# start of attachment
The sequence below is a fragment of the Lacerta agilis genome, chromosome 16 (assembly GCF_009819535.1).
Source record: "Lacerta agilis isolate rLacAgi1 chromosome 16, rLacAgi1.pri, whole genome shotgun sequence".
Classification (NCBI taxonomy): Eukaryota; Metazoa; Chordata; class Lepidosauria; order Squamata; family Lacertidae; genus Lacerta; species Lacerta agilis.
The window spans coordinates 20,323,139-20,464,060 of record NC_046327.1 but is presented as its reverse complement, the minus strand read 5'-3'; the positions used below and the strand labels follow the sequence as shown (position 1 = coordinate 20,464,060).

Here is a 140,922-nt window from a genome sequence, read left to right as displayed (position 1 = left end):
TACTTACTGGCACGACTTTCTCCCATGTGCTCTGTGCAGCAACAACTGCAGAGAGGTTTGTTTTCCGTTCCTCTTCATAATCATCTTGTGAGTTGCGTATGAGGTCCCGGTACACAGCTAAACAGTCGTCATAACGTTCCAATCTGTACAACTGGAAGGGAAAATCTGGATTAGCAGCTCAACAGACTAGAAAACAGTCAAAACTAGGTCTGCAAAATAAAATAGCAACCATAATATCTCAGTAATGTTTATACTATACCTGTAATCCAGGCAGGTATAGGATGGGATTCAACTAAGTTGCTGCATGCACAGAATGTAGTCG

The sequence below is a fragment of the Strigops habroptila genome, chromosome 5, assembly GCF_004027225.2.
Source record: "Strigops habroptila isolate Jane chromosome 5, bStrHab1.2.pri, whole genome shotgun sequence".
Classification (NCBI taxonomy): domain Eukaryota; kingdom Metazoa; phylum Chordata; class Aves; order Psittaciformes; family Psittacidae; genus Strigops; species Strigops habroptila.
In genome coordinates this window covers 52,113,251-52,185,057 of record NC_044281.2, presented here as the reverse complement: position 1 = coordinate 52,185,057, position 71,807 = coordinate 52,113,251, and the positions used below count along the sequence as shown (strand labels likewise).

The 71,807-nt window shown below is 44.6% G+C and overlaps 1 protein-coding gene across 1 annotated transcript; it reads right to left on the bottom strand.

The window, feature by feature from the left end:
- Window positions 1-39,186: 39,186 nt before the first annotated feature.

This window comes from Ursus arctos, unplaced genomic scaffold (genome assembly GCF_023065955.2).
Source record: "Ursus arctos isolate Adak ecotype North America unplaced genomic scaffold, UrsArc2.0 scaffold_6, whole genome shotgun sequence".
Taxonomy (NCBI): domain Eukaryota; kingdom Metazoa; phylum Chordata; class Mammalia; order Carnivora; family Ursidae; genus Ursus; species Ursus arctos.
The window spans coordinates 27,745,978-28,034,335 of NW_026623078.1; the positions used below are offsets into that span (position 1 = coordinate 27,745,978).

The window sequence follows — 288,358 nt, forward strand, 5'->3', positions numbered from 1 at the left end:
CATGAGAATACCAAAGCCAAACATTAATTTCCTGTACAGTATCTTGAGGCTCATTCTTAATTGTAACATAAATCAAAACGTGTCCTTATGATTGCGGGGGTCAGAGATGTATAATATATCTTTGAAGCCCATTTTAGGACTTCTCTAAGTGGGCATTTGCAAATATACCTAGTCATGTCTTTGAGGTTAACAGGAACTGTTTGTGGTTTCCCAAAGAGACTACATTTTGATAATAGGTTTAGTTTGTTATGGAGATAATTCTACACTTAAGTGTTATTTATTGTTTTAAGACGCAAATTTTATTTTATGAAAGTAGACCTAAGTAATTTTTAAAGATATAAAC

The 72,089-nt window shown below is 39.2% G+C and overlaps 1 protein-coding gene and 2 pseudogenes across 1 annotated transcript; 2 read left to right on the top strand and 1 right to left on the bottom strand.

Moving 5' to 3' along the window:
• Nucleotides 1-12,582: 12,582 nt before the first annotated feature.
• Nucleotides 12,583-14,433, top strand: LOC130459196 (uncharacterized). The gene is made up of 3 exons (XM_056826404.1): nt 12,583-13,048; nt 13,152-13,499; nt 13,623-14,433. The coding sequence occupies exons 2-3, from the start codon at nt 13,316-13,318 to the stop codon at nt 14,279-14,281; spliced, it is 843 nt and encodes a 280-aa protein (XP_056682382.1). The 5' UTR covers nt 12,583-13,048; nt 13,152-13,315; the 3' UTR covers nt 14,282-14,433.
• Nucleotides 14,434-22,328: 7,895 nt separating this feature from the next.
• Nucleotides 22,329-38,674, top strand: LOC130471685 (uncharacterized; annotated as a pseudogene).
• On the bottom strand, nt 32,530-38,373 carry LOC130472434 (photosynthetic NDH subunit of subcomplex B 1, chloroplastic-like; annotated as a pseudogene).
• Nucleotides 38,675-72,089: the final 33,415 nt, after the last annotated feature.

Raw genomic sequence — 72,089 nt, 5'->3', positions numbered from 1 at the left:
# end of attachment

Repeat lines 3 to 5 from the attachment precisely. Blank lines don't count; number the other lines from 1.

Classification (NCBI taxonomy): Eukaryota; Metazoa; Chordata; class Lepidosauria; order Squamata; family Lacertidae; genus Lacerta; species Lacerta agilis.
The window spans coordinates 20,323,139-20,464,060 of record NC_046327.1 but is presented as its reverse complement, the minus strand read 5'-3'; the positions used below and the strand labels follow the sequence as shown (position 1 = coordinate 20,464,060).

Here is a 140,922-nt window from a genome sequence, read left to right as displayed (position 1 = left end):